The Dutch Prime Minister and Foreign Minister Wopke Hoekstra stated: “In Iran, brave young girls and women, young boys and men are risking their lives to protest for their rights. It is courage of this kind that our world so desperately needs. And perhaps we should ask ourselves the uncomfortable question what do we ourselves risk by speaking out? I think that if we are really honest with ourselves, we will see that we risk far more by not raising our voices. So we must listen to each other and have the courage to speak out when we witness injustice. Because only in that way can we promote and protect human rights.”

Michael Martin, the Ireland Foreign Minister, also said: In Iran, we have witnessed the repression of young women and their supporters prevented from protesting peacefully for their rights and the application of the death penalty to citizens who are exercising their rights.

Thórdís Kolbrún Reykfjörd Gylfadóttir, the Foreign Minister of Iceland also said: “In the past year, the world has also been inspired by those in Iran who have risked their all to fight for human rights and an end to the subjugation of women by the state itself. In November, this council took a stand against the injustice and violence of the Islamic Republic of Iran used to try to stamp up peaceful protests by establishing a fact-finding mission. I am proud that Iceland played a role in this process. Unfortunately, the people of Iran are still being subjected to brutal violence and arbitrary actions by the states.”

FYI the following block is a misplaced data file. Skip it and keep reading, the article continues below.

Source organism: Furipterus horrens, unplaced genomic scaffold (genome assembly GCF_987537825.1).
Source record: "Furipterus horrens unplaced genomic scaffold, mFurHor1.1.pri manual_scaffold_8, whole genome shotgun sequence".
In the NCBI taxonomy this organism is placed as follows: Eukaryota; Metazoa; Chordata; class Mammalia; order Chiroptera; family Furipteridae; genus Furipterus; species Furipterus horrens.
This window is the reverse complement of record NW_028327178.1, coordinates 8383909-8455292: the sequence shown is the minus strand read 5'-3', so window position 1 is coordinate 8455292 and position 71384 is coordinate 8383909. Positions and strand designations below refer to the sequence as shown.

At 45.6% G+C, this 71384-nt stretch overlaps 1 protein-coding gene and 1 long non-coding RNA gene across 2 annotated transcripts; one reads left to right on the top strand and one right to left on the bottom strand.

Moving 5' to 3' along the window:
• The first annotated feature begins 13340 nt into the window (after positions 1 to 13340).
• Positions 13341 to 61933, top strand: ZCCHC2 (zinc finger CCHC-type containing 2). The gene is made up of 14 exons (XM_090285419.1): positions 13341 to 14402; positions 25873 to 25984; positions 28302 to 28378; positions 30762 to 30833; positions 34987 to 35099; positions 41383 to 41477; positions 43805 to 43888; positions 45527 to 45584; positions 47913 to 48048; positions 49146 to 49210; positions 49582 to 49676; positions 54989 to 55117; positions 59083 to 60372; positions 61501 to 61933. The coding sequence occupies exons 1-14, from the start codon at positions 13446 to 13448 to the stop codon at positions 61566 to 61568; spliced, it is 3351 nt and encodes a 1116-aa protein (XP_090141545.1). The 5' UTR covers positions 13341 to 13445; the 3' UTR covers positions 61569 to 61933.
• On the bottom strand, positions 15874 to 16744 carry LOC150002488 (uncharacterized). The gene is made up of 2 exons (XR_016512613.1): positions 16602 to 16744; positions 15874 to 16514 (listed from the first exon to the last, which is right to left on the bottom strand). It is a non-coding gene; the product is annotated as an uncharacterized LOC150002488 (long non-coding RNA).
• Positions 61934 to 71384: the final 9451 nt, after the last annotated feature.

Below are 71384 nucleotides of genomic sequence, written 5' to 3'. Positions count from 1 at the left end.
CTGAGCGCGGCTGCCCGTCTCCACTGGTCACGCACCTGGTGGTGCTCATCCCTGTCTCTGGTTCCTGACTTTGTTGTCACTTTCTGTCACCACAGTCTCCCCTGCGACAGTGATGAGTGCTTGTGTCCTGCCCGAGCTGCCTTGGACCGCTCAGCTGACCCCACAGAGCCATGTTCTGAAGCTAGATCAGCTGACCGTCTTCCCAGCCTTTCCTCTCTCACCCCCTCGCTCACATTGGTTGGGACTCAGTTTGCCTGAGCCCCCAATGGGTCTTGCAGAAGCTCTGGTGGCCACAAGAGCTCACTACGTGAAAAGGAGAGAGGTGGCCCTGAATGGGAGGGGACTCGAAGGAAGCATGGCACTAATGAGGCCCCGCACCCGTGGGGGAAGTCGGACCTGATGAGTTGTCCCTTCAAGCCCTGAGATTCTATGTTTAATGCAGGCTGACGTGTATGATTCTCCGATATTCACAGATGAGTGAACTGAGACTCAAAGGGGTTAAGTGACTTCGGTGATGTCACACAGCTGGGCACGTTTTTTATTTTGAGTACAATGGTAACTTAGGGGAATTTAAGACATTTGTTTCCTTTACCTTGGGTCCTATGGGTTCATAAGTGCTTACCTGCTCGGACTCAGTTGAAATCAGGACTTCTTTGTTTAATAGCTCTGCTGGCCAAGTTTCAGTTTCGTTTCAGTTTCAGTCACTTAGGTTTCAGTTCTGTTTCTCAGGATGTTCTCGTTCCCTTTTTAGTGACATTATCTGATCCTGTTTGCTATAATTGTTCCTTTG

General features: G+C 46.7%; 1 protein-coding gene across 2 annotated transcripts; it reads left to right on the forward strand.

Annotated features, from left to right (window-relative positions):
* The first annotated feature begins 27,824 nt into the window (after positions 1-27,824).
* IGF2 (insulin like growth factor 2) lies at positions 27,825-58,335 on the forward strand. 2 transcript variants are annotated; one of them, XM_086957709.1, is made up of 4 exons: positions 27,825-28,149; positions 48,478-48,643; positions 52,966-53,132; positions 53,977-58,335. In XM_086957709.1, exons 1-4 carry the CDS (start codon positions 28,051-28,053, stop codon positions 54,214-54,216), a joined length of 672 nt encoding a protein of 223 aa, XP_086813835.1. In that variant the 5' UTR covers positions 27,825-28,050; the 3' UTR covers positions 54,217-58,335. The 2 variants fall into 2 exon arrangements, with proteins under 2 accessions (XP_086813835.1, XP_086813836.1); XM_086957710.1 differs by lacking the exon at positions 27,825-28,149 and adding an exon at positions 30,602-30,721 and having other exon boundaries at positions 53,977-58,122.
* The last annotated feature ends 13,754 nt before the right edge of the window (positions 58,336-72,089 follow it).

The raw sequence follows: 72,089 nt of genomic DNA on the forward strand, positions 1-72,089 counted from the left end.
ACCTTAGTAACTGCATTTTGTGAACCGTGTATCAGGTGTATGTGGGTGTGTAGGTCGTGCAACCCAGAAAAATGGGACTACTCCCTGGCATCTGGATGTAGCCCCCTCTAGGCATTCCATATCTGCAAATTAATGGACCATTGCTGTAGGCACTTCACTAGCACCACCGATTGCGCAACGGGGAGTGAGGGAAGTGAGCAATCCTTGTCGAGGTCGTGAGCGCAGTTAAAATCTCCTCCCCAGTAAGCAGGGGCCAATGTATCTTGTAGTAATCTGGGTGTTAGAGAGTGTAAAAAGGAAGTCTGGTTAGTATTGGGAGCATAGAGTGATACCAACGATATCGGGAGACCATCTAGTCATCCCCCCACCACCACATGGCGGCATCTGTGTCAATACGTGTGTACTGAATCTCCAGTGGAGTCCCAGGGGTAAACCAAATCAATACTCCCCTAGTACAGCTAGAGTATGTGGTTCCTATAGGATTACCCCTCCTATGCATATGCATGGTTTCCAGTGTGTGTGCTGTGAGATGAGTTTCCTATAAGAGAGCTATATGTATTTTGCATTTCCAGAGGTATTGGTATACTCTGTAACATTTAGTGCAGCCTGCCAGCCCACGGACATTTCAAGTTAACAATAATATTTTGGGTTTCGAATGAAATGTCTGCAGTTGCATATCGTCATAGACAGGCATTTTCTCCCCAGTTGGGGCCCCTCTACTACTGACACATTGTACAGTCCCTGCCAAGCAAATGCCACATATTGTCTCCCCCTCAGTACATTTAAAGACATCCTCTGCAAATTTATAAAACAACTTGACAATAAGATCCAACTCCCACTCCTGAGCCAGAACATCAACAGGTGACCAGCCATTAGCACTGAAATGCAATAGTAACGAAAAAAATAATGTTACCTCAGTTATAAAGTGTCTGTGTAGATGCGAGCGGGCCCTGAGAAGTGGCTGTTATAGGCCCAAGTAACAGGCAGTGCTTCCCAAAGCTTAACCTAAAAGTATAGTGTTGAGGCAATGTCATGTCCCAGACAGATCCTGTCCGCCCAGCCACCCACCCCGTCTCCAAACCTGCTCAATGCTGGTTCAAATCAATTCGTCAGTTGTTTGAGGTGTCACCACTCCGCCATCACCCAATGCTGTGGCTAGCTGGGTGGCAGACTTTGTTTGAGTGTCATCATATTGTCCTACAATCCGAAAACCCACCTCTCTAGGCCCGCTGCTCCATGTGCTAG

Dominique Hasler, Minister of Foreign Affairs, Education, and Sport of Liechtenstein said: “In Iran, the peaceful protests in favor of the respect of rights in particular for women and girls have been responded by a violent crackdown resulting in hundreds of deaths and thousands of arbitrary arrests among protesters.”

As soon as Hossein Amir-Abdollahian started articulating his first words, a number of attendees including representatives from different countries, NGO members, and reporters left the hall to demonstrate their disgust and protest of the Iranian regime FM’s presence at a meeting this is supposed to elevate human rights.

Simultaneous with the UN Human Rights Session, freedom-loving Iranians, and supporters of Iran’s main opposition, Mujahedin-e Khalq (MEK), and its parent coalition group, the National Council of Resistance of Iran (NCRI), held a demonstration. The protesters urged the international community to take a firm stance against the regime’s human rights abuses and recognize the Iranian people’s right to self-defense.

The demonstrators carried large banners and echoed the voice of their compatriots who have been struggling for freedom and democracy in Iran. The banners denounced the ruling theocracy and the return of the deposed monarchy. The protest aimed to raise awareness about the Iranian regime’s brutal suppression of human rights and its efforts to quash any opposition to its authoritarian rule. The protesters’ message was clear: the Iranian people should have the right to determine their own future and have the freedom to express their views without fear of persecution. The demonstration was a powerful display of solidarity among Iranians who sought to end the oppression of their people and the international community should support their efforts to establish a democratic Republic government that values human rights and freedom.